- Protect a spouse who chooses to stay home and raise children with agreed-upon financial provisions such as guaranteed alimony.
- Prevents a divorce from disrupting a business owned by both spouses.
The foregoing list only scratches the surface of the numerous benefits of a well-drafted prenup.
Why Sign a Postnuptial Agreement in York County, South Carolina?
Couples often enter into postnuptial agreements after one of them receives a large inheritance. The purpose would be to clarify that the inherited property belongs to one spouse and not the other.
A couple might enter into a postnuptial agreement for other reasons as well. They might have been too starry-eyed during their engagement to even consider a prenuptial agreement, for example, but might have become more practical as the years rolled by.
Finally, family court judges tend to take postnuptial agreements more seriously than prenuptial agreements. This is because they see the spouses as being more “worldly wise” after marriage than before.
This is especially likely if the spouses enter into a postnuptial agreement after years of marriage. For this reason, entering into a postnuptial agreement a few years into a marriage subject to an existing prenuptial agreement can be a good idea.
Can You Challenge the Validity of a Prenup?
Yes, you can challenge the validity of a prenup – on the following grounds, among others:
- Technical deficiencies: Lack of a signature or notarization, for example.
- Duress or undue influence. This might apply if, for example, your spouse surprises you with a prenup the day of the wedding, and they’ve got a lawyer, but you don’t.
- Lack of full financial disclosure by either party. This is a form of fraud if it was intentional.
- Inclusion of child custody or child support matters in the agreement. The judge might simply strike the offending provisions, or they might invalidate the entire agreement.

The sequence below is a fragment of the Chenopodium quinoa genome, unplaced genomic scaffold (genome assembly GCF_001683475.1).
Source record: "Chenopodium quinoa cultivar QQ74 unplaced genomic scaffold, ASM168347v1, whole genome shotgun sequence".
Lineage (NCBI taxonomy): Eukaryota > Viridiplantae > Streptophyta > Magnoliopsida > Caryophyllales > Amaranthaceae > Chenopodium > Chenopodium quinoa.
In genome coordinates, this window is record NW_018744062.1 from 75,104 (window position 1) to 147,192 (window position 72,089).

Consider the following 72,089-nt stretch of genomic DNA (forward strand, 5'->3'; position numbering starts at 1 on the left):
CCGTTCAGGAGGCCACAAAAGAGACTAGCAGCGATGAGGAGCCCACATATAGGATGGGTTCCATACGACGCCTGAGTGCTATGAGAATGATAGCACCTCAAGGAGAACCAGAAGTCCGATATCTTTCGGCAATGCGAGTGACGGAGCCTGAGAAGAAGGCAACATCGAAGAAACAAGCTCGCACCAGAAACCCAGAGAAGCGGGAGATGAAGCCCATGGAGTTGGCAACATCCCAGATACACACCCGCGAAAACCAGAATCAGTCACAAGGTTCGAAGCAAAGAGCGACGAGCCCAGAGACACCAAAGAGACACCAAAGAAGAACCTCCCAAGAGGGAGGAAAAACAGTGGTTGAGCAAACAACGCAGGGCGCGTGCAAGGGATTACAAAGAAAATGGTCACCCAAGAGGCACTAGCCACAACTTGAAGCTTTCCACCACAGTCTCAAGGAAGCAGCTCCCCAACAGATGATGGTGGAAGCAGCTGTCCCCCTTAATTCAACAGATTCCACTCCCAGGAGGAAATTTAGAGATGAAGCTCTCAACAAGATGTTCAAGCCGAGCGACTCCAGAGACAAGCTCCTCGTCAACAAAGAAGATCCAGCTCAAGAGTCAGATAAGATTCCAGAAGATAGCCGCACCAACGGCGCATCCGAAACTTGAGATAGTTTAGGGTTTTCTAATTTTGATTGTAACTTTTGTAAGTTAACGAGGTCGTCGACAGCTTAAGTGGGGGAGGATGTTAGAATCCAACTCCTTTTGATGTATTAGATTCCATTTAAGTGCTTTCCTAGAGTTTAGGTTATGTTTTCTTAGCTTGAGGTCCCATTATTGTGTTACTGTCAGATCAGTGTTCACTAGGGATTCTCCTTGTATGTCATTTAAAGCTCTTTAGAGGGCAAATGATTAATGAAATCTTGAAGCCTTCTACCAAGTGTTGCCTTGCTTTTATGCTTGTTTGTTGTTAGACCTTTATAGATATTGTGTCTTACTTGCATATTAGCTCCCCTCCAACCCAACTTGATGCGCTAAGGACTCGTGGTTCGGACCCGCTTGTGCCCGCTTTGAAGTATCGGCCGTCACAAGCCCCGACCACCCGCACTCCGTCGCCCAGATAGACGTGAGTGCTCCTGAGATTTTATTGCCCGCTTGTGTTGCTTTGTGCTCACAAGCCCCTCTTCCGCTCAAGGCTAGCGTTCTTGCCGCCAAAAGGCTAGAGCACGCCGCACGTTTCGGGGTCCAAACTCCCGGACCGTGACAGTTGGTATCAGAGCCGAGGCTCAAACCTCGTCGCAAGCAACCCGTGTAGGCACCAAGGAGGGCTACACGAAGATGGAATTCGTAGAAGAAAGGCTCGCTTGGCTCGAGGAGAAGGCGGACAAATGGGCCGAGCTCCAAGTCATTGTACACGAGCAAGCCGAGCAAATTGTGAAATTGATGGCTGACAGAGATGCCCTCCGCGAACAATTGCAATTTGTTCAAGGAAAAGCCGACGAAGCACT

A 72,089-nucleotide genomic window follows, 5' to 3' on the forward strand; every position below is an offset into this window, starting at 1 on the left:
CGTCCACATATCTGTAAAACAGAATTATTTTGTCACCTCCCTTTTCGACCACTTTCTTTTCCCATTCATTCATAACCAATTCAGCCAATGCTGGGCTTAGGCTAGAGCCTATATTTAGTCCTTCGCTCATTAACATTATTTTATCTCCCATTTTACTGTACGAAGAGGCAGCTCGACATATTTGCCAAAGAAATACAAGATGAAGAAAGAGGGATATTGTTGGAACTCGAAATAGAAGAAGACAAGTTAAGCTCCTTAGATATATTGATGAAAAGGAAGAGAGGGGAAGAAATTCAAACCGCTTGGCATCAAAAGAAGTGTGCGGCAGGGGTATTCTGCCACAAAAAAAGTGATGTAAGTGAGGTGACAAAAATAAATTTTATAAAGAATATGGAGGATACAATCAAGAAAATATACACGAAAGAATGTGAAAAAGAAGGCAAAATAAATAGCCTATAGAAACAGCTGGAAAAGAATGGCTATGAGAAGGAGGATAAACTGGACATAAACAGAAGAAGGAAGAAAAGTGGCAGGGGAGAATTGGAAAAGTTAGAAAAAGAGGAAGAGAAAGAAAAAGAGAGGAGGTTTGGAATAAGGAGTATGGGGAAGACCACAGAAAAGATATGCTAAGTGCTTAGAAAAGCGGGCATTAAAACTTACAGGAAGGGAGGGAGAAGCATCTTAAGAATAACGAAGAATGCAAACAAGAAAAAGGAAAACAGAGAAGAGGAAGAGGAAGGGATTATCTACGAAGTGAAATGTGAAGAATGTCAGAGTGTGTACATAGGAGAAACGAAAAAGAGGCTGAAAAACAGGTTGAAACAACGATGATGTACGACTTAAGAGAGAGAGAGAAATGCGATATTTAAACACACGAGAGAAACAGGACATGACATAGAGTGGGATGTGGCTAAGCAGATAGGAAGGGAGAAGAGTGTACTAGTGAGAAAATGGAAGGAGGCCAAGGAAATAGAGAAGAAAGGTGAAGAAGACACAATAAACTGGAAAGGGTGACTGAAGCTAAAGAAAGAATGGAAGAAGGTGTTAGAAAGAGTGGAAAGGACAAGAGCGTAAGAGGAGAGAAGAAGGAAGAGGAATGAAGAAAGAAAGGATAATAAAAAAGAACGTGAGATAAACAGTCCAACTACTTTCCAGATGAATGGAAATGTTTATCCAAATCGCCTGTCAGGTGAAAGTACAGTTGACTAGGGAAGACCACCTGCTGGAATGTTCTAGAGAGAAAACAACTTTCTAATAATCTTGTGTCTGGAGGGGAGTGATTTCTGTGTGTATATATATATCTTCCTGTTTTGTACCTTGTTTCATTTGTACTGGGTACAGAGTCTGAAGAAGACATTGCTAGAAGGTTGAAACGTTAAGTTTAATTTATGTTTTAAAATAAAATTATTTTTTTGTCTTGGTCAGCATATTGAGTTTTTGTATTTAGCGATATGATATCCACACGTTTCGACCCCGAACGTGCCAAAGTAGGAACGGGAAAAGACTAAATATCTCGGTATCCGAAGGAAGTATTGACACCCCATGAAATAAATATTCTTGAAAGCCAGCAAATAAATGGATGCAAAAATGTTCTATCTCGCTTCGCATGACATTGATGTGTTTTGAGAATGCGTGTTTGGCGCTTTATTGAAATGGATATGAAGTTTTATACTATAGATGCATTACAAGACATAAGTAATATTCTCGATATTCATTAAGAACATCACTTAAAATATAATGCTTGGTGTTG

- The agreement is unconscionable. Normally, courts won’t find an agreement unconscionable unless it was wildly one-sided at the time it was entered into.
A prenup is a binding legal contract, and it is subject to all the legal grounds for rescission that other kinds of contracts are.
Litigating a York County Prenup
Litigating a prenup partially defeats the purpose of signing one in the first place, since one of the main reasons for entering into a prenup is to avoid litigation. If your spouse or fiance(e) sues you on a prenup, don’t panic.
Call us, because you are likely to need our help. Just because you are facing litigation doesn’t necessarily mean you’ll lose the case. Above all, keep your cool so that you don’t undertake any rash actions that could damage your position.
If the Court Invalidates the Agreement
If the court invalidates a prenuptial or postnuptial agreement, the default South Carolina divorce laws concerning the division of marital property and other relevant issues will govern your divorce.
Schedule a Consultation With Our York County Prenuptial-Postnuptial Agreements Lawyer
If you need help with a prenuptial or postnuptial agreement in York County, SC, look no further than Minor Law Offices. Our trusted family lawyer can guide you through the entire process, ensuring your legal interests are asserted at all times. Contact our family law firm today to set up an initial consultation.